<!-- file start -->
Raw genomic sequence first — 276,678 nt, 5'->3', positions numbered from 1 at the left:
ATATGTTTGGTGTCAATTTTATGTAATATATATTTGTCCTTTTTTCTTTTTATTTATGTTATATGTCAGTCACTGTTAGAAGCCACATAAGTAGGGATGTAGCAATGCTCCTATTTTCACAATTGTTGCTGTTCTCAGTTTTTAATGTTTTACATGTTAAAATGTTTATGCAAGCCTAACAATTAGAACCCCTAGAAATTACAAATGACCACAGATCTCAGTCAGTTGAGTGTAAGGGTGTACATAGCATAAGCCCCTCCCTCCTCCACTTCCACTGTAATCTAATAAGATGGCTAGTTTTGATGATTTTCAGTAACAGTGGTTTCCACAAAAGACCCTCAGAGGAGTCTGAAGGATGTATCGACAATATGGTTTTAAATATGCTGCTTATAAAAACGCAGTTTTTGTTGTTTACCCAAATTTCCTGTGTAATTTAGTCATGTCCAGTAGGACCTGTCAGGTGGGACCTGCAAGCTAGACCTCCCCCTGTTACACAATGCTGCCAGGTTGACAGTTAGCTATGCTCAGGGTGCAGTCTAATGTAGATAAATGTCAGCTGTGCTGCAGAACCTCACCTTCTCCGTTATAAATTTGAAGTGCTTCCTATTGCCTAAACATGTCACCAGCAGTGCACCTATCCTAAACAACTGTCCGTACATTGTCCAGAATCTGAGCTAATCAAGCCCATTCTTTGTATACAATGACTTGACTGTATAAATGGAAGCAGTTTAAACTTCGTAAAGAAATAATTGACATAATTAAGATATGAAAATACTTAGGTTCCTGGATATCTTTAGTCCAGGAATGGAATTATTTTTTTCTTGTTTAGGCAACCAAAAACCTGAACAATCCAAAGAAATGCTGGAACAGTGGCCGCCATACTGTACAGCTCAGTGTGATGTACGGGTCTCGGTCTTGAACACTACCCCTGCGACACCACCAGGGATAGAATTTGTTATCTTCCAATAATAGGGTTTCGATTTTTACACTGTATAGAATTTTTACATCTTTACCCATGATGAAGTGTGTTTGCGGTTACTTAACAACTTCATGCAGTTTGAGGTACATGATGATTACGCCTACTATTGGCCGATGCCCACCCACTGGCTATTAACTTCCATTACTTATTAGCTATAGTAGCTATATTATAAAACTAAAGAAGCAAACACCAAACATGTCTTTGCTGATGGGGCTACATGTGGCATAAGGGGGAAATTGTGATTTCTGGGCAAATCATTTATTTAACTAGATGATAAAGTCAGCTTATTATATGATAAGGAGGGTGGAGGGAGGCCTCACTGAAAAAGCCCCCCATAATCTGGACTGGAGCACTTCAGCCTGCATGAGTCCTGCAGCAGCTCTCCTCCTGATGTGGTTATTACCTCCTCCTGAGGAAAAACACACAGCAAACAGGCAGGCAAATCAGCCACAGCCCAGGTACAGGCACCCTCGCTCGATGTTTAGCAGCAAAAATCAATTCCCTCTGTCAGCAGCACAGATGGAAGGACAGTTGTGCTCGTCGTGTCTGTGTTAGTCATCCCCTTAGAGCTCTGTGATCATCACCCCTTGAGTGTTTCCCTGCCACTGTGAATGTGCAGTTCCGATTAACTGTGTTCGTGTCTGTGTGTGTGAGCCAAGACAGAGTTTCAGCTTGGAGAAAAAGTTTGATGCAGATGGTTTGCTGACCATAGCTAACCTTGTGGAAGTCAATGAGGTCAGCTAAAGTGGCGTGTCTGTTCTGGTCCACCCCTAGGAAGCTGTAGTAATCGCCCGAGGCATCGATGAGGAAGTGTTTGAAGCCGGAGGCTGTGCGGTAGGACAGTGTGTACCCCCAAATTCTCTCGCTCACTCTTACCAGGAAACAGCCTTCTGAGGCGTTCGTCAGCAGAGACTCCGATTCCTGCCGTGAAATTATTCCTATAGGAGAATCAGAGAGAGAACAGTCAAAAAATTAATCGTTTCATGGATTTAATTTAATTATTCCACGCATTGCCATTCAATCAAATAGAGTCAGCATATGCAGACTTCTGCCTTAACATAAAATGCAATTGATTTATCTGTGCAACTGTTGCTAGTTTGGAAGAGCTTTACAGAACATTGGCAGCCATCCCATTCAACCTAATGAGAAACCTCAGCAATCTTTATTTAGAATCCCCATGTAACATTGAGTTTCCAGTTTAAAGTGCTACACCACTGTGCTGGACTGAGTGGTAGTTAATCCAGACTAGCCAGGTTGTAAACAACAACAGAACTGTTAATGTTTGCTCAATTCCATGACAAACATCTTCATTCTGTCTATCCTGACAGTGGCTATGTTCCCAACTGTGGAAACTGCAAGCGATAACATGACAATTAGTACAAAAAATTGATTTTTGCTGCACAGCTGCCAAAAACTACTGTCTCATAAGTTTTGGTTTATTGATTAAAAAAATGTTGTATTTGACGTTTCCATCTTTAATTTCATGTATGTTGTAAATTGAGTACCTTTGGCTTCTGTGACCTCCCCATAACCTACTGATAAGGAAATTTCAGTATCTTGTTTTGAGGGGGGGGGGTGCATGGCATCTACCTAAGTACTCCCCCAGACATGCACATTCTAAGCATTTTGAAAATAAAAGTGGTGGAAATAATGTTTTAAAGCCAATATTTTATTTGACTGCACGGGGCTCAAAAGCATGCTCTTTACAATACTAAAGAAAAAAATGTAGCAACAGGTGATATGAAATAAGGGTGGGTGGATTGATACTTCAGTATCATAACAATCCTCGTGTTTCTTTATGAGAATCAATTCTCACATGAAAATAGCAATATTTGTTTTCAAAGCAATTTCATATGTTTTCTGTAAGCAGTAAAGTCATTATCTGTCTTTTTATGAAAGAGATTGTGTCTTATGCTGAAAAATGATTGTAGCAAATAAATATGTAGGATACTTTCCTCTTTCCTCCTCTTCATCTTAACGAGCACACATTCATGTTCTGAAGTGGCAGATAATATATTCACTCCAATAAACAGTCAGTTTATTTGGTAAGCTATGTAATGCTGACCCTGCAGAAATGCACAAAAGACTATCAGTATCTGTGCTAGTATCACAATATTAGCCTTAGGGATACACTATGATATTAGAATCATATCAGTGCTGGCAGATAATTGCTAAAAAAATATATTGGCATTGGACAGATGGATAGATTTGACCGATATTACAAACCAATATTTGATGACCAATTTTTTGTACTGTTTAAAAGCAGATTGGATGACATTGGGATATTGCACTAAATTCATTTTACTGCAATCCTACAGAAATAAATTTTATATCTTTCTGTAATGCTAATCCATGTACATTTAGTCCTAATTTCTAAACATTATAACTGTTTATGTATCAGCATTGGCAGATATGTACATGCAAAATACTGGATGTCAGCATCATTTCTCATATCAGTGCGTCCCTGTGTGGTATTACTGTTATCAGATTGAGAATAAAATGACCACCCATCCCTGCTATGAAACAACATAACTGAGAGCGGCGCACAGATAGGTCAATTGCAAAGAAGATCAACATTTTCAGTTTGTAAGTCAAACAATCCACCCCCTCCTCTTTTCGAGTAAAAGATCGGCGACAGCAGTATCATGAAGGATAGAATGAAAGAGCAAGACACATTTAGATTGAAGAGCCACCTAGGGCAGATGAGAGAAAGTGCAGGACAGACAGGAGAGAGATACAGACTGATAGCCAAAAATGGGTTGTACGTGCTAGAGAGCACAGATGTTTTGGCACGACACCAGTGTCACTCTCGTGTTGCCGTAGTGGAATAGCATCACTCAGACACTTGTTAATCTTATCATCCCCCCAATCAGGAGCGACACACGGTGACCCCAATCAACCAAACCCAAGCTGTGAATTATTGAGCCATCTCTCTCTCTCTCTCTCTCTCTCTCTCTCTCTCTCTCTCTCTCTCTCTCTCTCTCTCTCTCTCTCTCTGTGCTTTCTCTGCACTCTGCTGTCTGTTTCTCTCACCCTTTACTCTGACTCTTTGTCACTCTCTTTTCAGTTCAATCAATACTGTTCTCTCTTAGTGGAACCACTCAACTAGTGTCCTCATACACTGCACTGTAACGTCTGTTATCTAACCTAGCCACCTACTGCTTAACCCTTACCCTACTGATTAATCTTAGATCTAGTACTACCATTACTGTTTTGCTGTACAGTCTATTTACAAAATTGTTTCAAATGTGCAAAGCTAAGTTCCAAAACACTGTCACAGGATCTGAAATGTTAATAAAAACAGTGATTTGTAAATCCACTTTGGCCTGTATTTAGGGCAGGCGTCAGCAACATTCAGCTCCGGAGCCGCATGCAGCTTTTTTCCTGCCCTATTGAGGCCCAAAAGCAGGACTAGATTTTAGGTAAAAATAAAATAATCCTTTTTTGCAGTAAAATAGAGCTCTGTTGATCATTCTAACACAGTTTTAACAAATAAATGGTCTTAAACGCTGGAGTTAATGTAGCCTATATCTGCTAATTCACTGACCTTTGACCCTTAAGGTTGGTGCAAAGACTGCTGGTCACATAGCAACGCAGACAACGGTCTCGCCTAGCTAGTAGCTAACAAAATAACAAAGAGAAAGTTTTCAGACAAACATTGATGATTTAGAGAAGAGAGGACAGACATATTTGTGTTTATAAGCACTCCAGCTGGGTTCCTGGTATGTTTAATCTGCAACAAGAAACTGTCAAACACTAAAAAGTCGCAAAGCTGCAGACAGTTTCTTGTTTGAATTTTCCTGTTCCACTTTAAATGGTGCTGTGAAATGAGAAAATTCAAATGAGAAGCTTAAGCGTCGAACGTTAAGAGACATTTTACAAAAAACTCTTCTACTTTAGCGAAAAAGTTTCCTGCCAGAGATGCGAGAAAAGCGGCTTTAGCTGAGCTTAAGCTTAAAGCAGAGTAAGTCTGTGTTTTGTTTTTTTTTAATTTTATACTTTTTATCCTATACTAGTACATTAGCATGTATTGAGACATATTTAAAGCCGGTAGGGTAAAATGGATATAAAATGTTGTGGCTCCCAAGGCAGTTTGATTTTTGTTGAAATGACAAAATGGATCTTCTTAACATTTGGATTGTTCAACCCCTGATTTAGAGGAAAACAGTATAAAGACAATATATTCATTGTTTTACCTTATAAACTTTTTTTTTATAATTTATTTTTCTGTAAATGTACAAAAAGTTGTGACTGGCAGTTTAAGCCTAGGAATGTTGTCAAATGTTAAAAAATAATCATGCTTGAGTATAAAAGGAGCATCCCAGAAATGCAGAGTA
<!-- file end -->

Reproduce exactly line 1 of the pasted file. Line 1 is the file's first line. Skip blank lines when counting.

Raw genomic sequence first — 276,678 nt, 5'->3', positions numbered from 1 at the left: